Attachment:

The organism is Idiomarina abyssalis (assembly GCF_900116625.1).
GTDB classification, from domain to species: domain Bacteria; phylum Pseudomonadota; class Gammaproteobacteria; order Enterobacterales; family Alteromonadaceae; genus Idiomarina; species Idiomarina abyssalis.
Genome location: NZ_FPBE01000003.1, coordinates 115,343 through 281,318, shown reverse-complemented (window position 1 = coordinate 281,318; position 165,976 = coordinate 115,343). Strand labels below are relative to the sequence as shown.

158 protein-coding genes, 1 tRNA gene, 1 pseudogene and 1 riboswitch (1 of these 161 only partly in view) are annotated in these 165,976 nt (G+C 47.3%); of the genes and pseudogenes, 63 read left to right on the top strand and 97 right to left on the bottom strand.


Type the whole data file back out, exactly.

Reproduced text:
The organism is Idiomarina abyssalis (assembly GCF_900116625.1).
GTDB classification, from domain to species: domain Bacteria; phylum Pseudomonadota; class Gammaproteobacteria; order Enterobacterales; family Alteromonadaceae; genus Idiomarina; species Idiomarina abyssalis.
Genome location: NZ_FPBE01000003.1, coordinates 115,343 through 281,318, shown reverse-complemented (window position 1 = coordinate 281,318; position 165,976 = coordinate 115,343). Strand labels below are relative to the sequence as shown.

158 protein-coding genes, 1 tRNA gene, 1 pseudogene and 1 riboswitch (1 of these 161 only partly in view) are annotated in these 165,976 nt (G+C 47.3%); of the genes and pseudogenes, 63 read left to right on the top strand and 97 right to left on the bottom strand.